Indiana Senate passes bill with ‘modest’ increases to TANF eligibility limit, payments
Applications to a federal program that provides financial assistance to families are rarely approved in Indiana. State senators almost unanimously passed a bill to bolster the Temporary Assistance for Needy Families (TANF) program Monday.
“[In] 1995, here in Indiana, 56,000 families received [TANF] benefits compared to 92,000 families in poverty, and another 25,000 in deep poverty,” said Sen. Jon Ford (R-Terre Haute). “In the 2019-20 fiscal year, the [TANF] numbers shrank to 6,338 even as the number of families in poverty, in deep poverty grew.”
Senate Bill 265, authored by Sen. Ford, would increase the maximum income threshold for families to qualify for TANF to 50 percent of the federal poverty level after two years.
Currently, a family of three has to have a net monthly income below about $300 to qualify for TANF. Ford said that family of three might still have to make less than $1,000 to qualify after the bill’s full proposed increase goes into effect.
“What doesn’t change in this bill is TANF is a temporary program,” he said. “You must have 20 days of job search before the program is approved. There’s a 24 [month] lifetime membership for adults and 60 months for children.”
The bill would also increase some maximum payment amounts families can get from TANF. For example, the maximum monthly payment for a child and one parent or guardian on the program would increase from $225 to $409. The bill would also require yearly cost-of-living adjustments.
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Jessica Fraser, director of the Indiana Community Action Poverty Institute, spoke in full support of the bill during a committee hearing last week. She told lawmakers the increases to the income threshold and payments in this bill are extremely important – but still “quite modest.” She noted the income threshold proposed by the bill is still “deep poverty.”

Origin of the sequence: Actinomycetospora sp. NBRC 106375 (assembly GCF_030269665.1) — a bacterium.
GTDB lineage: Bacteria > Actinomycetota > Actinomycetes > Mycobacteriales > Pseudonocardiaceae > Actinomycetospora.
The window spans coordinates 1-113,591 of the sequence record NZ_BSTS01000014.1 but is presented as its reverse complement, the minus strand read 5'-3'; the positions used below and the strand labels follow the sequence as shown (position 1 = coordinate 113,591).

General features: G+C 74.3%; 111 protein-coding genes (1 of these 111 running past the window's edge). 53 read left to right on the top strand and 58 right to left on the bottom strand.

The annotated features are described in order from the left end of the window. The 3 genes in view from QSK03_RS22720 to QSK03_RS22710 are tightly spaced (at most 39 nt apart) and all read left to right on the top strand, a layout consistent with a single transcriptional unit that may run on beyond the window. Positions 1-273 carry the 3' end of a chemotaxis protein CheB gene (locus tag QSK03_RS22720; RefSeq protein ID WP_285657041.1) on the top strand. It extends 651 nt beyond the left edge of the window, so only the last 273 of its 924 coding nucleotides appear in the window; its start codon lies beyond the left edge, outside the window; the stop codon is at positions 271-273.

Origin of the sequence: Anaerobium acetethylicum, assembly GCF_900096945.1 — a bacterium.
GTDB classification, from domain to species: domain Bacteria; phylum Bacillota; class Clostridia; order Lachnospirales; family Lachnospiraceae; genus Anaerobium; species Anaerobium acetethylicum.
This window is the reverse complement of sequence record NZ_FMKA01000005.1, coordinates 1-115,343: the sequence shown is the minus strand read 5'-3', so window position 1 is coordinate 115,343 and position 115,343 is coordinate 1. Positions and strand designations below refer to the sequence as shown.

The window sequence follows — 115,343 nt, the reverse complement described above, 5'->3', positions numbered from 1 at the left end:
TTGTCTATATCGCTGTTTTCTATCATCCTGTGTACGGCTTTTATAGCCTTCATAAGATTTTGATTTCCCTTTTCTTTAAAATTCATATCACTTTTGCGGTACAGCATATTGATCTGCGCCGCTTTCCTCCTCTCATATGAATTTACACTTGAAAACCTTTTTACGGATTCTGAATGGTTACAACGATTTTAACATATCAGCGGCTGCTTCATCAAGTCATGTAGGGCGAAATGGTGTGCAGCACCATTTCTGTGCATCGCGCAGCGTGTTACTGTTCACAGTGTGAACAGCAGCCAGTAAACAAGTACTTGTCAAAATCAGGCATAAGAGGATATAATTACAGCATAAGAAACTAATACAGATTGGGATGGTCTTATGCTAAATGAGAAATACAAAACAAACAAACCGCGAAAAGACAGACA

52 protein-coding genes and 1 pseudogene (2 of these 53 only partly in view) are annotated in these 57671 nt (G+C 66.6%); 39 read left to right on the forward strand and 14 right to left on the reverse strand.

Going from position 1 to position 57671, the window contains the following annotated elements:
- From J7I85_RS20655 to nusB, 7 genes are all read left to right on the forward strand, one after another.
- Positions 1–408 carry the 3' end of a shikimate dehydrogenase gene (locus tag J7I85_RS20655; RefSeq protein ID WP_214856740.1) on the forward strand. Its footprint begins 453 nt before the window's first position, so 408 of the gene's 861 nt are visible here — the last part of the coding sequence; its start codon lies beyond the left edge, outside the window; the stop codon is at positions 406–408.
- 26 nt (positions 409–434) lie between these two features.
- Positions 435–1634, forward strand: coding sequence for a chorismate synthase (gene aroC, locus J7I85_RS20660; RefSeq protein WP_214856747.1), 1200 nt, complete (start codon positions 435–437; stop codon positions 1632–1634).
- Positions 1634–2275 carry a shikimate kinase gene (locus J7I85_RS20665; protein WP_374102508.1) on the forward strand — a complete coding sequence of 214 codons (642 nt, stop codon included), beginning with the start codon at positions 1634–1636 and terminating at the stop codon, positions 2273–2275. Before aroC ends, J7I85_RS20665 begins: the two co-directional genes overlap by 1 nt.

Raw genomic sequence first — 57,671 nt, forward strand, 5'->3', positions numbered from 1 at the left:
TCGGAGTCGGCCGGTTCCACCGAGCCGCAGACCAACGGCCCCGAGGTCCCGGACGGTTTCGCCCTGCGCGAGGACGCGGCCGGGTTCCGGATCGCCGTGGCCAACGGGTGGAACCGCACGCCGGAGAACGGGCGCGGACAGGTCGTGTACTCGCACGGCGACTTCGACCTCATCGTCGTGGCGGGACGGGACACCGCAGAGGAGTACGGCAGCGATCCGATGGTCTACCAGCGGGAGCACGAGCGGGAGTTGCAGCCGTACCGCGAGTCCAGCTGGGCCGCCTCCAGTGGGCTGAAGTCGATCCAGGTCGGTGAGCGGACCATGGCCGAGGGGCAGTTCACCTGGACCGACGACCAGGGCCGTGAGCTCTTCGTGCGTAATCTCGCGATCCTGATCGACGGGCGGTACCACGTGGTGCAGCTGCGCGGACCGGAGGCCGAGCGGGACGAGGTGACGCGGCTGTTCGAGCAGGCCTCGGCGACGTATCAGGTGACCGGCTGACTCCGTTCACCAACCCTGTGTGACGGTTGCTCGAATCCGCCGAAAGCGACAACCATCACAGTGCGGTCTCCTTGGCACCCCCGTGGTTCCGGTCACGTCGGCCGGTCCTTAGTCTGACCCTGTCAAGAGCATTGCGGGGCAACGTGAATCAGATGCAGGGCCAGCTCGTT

“We know that there are more Hoosiers who could benefit from the services TANF can provide and we recognize that Hoosiers living in deep poverty face a lot of barriers to employment and to financial well-being,” she said. “Nearly 60% of working-age adults in Indiana who live in deep poverty were not in the labor force in 2021.”
She added TANF not only helps individuals but also could help the state meet its workforce development needs because of the program’s “blend of case management, work participation, job readiness, childcare and transportation.”
“It’s been a long time since TANF benefits were increased,” she said. “A lot has changed in 30 years, it’s time TANF did too.”
This version of the bill only increases the maximum income limit and payments. That means the state Family Social Services Administration, which is responsible for administrating TANF, can still set a limit below those in the proposed law when deciding whether to accept families’ applications.
“Of the block grant of $206 million, unobligated from that is $54 million from this last budget year,” Sen. Ford said. “So with this change, we would increase the spending on this to $28 million of the $206 million block grant.”
Similar bills have struggled to gain traction in past sessions but Ford told members of the Senate Family And Children’s Services Committee he was confident it would be well received by the house.
“I think there’s been some committee changes over there in the house and there seems to be a more positive conversation,” he said. “I, to be honest, wasn’t planning on bringing this if we didn’t have more positive conversations over in the House.”
Adam is our labor and employment reporter. Contact him at firstname.lastname@example.org or follow him on Twitter at @arayesIPB.